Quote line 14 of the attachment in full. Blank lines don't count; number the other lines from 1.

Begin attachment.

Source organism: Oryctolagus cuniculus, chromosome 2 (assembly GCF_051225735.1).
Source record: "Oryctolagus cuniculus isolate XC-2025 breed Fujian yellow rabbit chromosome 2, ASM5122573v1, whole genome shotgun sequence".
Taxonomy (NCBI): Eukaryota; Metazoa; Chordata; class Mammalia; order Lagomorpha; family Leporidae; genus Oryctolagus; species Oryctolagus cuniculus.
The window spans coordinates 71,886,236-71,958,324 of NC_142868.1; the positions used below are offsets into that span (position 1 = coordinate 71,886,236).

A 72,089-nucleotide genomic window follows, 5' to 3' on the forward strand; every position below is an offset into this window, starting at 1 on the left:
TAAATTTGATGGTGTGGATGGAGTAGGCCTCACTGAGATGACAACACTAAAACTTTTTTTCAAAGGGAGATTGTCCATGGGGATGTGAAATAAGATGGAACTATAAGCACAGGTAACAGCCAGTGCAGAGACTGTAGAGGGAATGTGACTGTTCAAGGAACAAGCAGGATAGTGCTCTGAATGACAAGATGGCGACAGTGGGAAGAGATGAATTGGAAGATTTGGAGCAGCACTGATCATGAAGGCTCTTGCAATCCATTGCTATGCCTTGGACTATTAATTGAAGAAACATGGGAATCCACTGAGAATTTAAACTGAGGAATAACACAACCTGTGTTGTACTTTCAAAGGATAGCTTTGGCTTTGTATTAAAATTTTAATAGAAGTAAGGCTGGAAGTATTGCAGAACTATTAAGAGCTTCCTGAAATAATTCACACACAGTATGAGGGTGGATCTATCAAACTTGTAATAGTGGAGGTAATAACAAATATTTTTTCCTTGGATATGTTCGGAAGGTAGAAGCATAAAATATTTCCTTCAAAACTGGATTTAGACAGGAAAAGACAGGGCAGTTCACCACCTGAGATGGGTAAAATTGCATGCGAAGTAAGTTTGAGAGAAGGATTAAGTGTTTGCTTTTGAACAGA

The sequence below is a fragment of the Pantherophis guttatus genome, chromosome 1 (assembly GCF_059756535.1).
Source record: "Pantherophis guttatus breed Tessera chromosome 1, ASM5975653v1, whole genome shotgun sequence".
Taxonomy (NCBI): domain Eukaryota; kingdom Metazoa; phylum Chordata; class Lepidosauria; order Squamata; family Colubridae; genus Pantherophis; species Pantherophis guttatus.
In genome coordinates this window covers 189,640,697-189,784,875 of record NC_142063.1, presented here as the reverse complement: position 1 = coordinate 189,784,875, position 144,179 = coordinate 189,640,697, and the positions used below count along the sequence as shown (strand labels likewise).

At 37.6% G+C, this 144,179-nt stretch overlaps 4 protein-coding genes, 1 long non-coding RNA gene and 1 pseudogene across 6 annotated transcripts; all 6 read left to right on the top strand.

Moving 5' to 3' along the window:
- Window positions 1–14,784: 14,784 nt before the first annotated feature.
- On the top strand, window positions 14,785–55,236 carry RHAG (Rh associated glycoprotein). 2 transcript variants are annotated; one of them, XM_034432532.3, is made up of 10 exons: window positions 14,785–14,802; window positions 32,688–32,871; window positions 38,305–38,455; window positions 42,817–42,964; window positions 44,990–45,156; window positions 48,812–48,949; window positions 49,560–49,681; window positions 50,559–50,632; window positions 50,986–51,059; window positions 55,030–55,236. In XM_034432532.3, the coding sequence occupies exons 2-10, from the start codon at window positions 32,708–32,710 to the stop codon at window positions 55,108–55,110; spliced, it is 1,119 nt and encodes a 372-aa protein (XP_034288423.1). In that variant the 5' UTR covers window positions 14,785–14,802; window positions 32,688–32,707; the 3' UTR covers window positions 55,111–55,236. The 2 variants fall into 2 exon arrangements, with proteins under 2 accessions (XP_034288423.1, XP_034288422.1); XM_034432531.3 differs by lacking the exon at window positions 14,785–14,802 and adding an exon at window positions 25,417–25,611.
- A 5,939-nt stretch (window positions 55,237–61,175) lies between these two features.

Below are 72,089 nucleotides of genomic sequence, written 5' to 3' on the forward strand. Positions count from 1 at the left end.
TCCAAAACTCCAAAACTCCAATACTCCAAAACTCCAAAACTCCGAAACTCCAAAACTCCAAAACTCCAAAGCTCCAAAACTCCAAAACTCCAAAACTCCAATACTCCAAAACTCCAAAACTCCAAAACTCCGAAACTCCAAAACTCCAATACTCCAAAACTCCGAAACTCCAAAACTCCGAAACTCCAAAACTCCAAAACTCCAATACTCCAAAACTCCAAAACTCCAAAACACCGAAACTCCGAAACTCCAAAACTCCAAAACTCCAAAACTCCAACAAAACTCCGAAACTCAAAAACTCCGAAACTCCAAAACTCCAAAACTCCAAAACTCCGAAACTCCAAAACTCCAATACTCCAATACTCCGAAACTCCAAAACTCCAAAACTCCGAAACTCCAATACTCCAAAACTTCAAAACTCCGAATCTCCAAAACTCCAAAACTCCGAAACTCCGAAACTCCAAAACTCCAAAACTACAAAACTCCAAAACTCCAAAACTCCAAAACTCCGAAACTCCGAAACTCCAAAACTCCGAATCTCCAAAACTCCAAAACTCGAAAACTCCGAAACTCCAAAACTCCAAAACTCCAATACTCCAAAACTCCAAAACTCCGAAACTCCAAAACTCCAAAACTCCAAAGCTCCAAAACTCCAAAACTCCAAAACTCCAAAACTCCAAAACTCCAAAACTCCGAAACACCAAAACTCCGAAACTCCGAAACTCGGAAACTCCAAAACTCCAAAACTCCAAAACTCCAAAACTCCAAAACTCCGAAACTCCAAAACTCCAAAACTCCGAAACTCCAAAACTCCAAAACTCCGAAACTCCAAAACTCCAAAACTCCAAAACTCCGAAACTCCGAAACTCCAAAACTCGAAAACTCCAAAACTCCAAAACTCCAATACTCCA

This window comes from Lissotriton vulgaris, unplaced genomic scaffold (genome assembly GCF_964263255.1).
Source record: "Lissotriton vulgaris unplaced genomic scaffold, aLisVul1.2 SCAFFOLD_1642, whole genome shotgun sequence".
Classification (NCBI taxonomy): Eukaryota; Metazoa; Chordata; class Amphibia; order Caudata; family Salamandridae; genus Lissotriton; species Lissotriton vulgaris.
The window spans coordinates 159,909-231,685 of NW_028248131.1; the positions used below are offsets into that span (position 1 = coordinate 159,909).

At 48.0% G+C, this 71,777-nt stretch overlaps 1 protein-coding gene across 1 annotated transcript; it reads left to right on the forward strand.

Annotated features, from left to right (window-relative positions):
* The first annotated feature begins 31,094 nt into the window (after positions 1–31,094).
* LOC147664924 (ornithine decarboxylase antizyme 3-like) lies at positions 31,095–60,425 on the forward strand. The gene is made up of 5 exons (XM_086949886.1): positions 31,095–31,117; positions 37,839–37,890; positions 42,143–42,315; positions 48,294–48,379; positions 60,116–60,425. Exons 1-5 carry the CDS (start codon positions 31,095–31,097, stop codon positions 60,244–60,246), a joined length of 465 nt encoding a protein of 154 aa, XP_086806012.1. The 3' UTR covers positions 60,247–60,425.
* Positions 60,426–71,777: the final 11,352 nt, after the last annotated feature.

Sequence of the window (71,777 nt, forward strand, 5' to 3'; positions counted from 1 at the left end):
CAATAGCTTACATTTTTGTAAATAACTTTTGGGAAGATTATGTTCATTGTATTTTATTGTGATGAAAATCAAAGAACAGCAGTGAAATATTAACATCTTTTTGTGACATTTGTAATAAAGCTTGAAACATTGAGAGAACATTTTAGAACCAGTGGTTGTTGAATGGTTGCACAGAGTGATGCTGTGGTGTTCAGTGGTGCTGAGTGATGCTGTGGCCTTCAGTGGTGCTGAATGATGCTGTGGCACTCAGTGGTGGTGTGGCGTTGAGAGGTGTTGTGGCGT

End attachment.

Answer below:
- On the top strand, window positions 14,785–55,236 carry RHAG (Rh associated glycoprotein). 2 transcript variants are annotated; one of them, XM_034432532.3, is made up of 10 exons: window positions 14,785–14,802; window positions 32,688–32,871; window positions 38,305–38,455; window positions 42,817–42,964; window positions 44,990–45,156; window positions 48,812–48,949; window positions 49,560–49,681; window positions 50,559–50,632; window positions 50,986–51,059; window positions 55,030–55,236. In XM_034432532.3, the coding sequence occupies exons 2-10, from the start codon at window positions 32,708–32,710 to the stop codon at window positions 55,108–55,110; spliced, it is 1,119 nt and encodes a 372-aa protein (XP_034288423.1). In that variant the 5' UTR covers window positions 14,785–14,802; window positions 32,688–32,707; the 3' UTR covers window positions 55,111–55,236. The 2 variants fall into 2 exon arrangements, with proteins under 2 accessions (XP_034288423.1, XP_034288422.1); XM_034432531.3 differs by lacking the exon at window positions 14,785–14,802 and adding an exon at window positions 25,417–25,611.